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Ethos- Letter from Birmingham Jail
Transcript of Ethos- Letter from Birmingham Jail
Subject : His letter is to state the reason why he is in Birmingham for trying to change segregation as social justice and his use of civil disobedience as an instrument of freedom.
Martin Luther King Jr. appeals to Ethos by having his audience understand him in his role as a religous leader. His image as a religous figure tends to be seen as moral, trustworthy, and believeable. In addition, MLK references teachings from renowned Greek philosophers such as Socrates, further establishing his credibility to morals and common sense. Dr. King addresses his audience with by treating them as equals in status and stature. This is significant due to the fact that MLK is in jail at the time he wrote this letter, and that this was a response to religous leaders that were white during a time of racial turmoil.
Martin Luther King Jr.
Ethos- "Letter from Birmingham Jail"
Addresses audience with, "My fellow Clergymen". (203)
"Just as Socrates felt that it was necessary to create a tension in the mind so that individuals could rise from the bondage of myths and half-truths to the unfettered realm of creative analysis and objective appraisal..."(206)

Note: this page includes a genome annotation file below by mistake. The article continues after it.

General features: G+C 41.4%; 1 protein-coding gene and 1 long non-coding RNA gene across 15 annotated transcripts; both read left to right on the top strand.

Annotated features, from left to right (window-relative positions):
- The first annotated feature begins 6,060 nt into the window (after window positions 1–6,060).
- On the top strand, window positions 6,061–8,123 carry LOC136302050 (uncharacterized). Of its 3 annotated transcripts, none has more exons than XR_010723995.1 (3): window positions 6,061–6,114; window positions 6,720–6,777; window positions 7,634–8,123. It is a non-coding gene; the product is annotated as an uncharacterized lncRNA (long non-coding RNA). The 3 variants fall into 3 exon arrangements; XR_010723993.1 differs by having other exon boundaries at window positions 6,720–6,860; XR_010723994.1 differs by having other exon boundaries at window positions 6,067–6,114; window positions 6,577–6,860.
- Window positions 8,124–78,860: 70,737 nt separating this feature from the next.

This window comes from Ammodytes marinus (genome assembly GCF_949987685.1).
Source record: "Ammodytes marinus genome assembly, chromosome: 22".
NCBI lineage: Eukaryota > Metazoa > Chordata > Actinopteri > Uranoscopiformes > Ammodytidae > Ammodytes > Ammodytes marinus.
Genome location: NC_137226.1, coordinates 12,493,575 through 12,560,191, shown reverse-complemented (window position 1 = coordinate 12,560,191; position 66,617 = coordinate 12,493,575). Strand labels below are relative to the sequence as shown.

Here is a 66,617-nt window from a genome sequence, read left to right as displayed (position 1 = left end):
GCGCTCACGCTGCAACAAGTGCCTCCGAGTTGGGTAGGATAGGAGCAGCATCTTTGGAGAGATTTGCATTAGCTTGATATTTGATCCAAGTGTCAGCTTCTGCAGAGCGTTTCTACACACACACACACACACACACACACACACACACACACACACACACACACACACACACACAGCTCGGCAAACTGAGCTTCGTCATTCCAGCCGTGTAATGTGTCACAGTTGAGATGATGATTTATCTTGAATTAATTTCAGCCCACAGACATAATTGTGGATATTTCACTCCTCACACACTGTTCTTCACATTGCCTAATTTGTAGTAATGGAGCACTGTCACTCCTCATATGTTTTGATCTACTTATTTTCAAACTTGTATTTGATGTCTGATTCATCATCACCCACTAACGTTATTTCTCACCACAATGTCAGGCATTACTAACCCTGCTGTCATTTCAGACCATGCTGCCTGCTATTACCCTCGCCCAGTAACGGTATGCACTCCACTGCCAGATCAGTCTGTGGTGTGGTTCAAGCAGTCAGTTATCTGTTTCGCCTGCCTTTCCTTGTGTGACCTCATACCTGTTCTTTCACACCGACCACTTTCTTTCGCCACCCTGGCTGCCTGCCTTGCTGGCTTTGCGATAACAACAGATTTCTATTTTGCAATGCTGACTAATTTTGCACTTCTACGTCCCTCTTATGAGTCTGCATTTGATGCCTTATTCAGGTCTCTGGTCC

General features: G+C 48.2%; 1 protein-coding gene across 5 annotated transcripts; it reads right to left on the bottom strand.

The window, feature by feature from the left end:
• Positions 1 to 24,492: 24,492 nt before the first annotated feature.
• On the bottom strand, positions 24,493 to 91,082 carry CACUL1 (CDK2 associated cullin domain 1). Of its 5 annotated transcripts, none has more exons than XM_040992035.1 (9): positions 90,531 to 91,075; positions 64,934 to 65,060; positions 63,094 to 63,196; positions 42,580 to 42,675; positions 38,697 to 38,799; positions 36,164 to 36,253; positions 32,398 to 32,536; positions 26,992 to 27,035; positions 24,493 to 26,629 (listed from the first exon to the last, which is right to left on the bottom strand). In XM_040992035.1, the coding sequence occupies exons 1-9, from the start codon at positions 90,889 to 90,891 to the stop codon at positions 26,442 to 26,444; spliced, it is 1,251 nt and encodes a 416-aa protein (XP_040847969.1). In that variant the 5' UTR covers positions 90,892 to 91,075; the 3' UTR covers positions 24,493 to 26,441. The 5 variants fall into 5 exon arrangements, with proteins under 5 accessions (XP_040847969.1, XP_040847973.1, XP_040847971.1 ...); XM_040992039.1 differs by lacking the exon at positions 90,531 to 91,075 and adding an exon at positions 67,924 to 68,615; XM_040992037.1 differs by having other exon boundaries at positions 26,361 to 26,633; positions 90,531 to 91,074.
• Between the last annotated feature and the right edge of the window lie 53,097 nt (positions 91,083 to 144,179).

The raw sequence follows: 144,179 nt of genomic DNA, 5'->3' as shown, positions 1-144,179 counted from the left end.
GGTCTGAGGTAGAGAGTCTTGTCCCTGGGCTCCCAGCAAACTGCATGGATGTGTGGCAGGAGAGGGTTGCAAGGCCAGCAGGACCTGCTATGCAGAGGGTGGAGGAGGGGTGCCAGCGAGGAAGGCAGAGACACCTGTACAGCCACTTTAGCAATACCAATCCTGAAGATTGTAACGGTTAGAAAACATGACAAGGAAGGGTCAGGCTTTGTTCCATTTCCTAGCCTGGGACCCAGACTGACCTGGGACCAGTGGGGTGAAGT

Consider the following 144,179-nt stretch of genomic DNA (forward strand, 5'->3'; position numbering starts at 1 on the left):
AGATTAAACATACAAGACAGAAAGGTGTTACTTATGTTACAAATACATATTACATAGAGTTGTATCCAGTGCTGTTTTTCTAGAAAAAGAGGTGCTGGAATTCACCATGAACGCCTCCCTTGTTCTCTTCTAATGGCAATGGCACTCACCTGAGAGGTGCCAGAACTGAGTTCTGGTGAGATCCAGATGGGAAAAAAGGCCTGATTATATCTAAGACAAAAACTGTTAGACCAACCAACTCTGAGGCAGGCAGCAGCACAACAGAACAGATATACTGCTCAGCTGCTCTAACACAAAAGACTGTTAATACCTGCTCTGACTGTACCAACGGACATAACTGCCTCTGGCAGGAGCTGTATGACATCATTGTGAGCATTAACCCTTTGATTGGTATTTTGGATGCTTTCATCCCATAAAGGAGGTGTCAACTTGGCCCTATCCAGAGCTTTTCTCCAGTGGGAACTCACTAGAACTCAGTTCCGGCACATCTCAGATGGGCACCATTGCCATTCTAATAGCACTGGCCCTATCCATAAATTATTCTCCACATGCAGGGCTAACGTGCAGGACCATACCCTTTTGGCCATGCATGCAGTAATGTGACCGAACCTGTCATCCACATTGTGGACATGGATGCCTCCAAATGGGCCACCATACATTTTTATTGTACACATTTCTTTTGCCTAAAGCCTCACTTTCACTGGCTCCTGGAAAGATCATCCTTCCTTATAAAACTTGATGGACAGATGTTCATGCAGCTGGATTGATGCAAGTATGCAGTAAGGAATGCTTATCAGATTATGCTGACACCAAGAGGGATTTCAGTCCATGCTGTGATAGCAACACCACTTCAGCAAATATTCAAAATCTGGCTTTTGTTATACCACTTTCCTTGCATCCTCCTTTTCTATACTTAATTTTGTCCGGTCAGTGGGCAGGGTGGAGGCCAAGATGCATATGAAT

"I have the honor of serving as president of the Southern Christian Leadership Conference, an organization operating in every southern state, with headquarters in Atlanta, Georgia. We have some eighty-five affiliated organizations across the South, and one of them is the Alabama Christian Movement for Human Rights." (204)
Speaker: Martin Luther King Jr. was an activist leader in the African-American Civil Rights Movement and an American Baptist minister. He was a powerful preacher, speech writer, and author.
Purpose: Encourage Civil Disobedience, or a form of political participation that reflects a conscious decision to break a law believed to be immoral or and/or unjust.
Audience: The Clergymen and supporters of the civil rights movement.
Occasion: Written in Birmingham Jail in 1963, addressing the nonviolent protests, unjust laws and the unfortunate leadership of the Clergymen.
"But since I feel that you are men of genuine good will and that your criticisms are sincerely set forth, I want to try to answer your statement in what I hope will be patient and reasonable terms". (203)
"You may well ask: “Why direct action? Why sit ins, marches and so forth? Isn’t negotiation a better path?” You are quite right in calling for negotiation". (206)
"One may well ask: “How can you advocate breaking some laws and obeying others?” The answer lies in the fact that there are two types of laws: just and unjust". (208)